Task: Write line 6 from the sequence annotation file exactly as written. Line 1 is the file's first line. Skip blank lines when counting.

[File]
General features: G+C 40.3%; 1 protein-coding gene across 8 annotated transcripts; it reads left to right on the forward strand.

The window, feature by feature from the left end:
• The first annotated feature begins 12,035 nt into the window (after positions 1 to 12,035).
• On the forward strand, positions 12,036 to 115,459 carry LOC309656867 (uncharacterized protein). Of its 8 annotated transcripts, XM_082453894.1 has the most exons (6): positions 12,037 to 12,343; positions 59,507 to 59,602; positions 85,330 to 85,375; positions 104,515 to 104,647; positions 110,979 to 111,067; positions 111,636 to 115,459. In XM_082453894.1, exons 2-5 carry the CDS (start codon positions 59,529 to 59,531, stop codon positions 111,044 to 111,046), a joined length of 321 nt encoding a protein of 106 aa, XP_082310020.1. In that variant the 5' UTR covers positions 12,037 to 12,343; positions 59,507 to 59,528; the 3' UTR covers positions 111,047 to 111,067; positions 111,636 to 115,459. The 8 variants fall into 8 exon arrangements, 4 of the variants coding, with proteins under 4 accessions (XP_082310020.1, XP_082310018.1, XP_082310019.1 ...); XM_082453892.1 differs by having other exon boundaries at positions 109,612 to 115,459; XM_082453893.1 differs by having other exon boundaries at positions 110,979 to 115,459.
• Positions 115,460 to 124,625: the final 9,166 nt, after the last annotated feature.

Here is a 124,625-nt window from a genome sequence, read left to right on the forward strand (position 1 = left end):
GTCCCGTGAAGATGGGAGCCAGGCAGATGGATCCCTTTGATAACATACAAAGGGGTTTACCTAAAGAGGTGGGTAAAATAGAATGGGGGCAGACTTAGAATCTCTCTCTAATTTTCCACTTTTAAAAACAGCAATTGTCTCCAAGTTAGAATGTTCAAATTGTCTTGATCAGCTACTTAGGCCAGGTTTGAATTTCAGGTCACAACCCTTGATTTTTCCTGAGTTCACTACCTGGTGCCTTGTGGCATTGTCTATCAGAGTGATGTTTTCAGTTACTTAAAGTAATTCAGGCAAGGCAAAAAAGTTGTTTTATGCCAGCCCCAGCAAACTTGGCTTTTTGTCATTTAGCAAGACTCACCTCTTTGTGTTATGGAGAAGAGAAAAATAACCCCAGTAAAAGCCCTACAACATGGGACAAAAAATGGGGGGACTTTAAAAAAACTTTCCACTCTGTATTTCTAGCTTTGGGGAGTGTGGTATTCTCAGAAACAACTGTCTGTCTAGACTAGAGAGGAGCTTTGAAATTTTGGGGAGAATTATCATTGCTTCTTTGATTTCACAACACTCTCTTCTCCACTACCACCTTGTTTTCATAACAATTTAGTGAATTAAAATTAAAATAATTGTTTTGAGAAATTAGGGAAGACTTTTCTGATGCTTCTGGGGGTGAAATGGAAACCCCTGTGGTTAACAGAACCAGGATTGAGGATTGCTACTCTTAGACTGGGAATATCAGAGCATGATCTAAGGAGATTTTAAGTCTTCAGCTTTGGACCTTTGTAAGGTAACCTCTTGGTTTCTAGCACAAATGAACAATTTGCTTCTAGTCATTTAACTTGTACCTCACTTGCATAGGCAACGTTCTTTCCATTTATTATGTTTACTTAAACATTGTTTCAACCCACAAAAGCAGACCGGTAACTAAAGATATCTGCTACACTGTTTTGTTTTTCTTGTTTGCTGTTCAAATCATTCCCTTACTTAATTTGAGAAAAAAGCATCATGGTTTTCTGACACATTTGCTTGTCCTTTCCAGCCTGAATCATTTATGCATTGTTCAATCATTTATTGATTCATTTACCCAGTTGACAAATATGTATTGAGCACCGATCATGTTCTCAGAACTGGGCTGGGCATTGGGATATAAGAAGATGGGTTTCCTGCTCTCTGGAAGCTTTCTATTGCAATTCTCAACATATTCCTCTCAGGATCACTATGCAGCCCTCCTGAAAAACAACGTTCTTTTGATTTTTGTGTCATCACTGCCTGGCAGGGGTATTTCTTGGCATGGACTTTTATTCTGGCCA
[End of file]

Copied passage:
Here is a 124,625-nt window from a genome sequence, read left to right on the forward strand (position 1 = left end):